WASHINGTON, D.C., March 20, 1997 - - Members of the New England Congressional delegation were advised today that the high technology industry in the region could be hurt by reductions in federal R&D programs being proposed by the White House and Congress.
The delegation was briefed at the Capitol on a report by the American Association for the Advancement of Science (AAAS). The report, which covers six states Connecticut, Massachusetts, New Hampshire, Rhode Island, Maine, and Vermont points out that the region is a major contributor to the nation's R&D industry and received $4.8 billion in federal funding in 1994 (the last year for which detailed numbers are available). The briefing was sponsored by the New England Council Congressional Caucus, co-chaired by U.S. Representatives Richard Neal (D-MA) and Nancy Johnson (R-CT).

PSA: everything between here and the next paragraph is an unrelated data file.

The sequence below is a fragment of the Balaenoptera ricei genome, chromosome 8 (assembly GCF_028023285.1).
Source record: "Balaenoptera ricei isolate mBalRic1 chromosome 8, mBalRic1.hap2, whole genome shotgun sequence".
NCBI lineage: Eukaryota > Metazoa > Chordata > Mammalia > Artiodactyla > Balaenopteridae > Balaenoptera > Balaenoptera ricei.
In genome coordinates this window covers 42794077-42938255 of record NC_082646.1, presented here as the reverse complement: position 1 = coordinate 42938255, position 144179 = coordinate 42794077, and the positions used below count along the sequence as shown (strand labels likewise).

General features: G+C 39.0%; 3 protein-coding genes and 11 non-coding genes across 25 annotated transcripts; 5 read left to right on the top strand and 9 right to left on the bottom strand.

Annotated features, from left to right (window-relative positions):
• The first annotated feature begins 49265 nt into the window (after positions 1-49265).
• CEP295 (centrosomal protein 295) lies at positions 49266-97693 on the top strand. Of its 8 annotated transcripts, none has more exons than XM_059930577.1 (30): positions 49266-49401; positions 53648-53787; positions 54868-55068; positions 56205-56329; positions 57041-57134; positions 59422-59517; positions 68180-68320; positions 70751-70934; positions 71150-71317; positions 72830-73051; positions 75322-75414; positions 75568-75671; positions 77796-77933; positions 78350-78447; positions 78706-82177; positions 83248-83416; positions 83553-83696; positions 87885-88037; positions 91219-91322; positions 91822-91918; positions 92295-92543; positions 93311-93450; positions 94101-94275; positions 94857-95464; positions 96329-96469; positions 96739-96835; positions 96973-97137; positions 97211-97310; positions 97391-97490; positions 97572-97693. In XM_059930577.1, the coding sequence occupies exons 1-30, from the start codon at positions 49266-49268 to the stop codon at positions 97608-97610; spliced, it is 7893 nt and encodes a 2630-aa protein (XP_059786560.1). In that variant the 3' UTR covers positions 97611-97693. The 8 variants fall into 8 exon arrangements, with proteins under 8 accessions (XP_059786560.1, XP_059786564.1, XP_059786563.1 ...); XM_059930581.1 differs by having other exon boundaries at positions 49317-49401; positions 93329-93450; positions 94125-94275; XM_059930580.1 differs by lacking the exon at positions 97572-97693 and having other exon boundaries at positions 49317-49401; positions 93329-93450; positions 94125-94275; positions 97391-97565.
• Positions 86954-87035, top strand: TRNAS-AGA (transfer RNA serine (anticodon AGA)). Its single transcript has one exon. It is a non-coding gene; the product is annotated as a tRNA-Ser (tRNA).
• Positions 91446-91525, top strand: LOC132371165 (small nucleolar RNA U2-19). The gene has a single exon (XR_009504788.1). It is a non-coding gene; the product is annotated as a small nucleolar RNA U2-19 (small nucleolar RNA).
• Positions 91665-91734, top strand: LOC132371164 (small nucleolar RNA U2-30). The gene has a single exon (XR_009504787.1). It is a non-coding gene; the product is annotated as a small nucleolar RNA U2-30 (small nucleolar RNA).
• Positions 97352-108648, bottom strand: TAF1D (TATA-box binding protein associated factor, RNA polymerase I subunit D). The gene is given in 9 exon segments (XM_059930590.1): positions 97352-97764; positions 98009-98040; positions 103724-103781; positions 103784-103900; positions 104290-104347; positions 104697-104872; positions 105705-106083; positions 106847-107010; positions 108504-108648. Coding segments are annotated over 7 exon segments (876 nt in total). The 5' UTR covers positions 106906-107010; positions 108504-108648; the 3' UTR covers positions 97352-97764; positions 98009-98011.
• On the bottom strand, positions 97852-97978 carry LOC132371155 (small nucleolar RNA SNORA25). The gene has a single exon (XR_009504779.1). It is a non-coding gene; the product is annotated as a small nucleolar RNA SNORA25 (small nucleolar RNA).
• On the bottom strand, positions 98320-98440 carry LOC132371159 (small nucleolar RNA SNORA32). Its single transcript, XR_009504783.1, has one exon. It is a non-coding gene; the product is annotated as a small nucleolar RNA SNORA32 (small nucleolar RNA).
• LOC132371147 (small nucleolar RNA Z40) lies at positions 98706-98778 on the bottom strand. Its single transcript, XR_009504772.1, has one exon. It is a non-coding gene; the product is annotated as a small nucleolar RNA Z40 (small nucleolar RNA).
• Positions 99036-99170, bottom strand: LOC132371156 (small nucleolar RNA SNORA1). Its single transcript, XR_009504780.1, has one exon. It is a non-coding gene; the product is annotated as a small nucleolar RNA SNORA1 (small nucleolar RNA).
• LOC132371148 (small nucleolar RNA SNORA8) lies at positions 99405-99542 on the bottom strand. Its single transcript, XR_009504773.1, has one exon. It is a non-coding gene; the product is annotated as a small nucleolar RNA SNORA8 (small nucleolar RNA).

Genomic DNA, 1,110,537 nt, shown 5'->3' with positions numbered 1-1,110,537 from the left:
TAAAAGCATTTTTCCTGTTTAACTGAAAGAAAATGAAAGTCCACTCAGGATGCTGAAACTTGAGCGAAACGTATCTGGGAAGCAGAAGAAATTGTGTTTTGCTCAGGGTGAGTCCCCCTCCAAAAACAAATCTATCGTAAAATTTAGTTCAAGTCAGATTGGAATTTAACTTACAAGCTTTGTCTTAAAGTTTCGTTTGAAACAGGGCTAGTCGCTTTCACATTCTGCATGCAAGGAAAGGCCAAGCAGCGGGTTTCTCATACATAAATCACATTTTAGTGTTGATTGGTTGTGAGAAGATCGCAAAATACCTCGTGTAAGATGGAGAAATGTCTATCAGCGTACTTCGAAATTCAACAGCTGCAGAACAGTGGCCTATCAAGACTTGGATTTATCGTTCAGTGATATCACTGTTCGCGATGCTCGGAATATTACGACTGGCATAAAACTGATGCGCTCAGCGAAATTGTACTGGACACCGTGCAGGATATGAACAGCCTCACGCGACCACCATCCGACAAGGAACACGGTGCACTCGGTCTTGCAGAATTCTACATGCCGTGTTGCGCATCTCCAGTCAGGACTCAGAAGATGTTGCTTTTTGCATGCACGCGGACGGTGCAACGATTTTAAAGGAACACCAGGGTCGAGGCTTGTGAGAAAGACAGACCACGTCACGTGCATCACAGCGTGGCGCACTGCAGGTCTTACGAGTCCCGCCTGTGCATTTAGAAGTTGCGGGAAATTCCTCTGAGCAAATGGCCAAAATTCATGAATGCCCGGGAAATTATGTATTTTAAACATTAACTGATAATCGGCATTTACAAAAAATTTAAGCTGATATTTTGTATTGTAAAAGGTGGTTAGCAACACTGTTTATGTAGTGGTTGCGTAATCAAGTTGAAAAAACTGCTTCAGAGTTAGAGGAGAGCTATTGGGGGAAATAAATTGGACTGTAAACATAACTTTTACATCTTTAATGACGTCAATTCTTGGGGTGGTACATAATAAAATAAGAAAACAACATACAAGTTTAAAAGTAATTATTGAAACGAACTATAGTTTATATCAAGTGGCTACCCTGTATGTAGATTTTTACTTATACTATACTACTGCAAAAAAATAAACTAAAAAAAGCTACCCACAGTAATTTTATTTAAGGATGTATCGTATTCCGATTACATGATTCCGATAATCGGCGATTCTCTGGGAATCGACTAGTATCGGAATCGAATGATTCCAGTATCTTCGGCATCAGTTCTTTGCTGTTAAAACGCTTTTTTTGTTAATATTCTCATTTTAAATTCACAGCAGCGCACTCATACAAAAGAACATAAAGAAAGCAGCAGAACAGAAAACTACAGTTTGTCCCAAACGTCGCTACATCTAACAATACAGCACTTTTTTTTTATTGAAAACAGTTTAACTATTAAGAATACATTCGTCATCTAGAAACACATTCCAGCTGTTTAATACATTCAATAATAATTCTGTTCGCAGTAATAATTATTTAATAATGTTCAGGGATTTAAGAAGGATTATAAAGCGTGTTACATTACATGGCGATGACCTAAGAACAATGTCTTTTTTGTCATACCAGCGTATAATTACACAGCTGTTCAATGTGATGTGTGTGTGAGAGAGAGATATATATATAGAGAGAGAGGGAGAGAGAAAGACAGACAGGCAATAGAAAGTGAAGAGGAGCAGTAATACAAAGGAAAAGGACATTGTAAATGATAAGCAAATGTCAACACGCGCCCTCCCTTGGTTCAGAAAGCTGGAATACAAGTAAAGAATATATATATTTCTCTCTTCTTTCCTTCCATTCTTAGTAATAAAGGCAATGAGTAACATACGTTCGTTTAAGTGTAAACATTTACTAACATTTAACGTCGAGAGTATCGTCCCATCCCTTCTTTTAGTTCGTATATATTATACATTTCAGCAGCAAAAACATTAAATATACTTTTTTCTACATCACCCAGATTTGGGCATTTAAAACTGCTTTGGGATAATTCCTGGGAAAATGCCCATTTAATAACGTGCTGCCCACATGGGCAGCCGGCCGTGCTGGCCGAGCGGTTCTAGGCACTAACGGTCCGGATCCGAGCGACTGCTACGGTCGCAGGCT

The publication, The Future of Science and Technology in New England: Trends and Indicators, reports that New England universities, which contribute significantly to science and technology programs in the region, depend upon the federal government for an average of 67 percent of their research dollars. On average, the nation's universities receive about 60 percent of their funding from federal R&D programs.
"New England universities rely heavily on funds from federal R&D programs," said Al Teich, director of AAAS Science and Policy Programs. "Cuts to these programs will have a profound impact on the universities in the region. Ultimately, New England's economy and its workforce will suffer as a result of any significant reductions."
During the past several years, congressional and White House proposals have called for reductions in civilian R&D spending of as much as 25 to 33 percent by the year 2002. The President's most recent (FY 1998) proposal calls f
Contact: Ellen Cooper
American Association for the Advancement of Science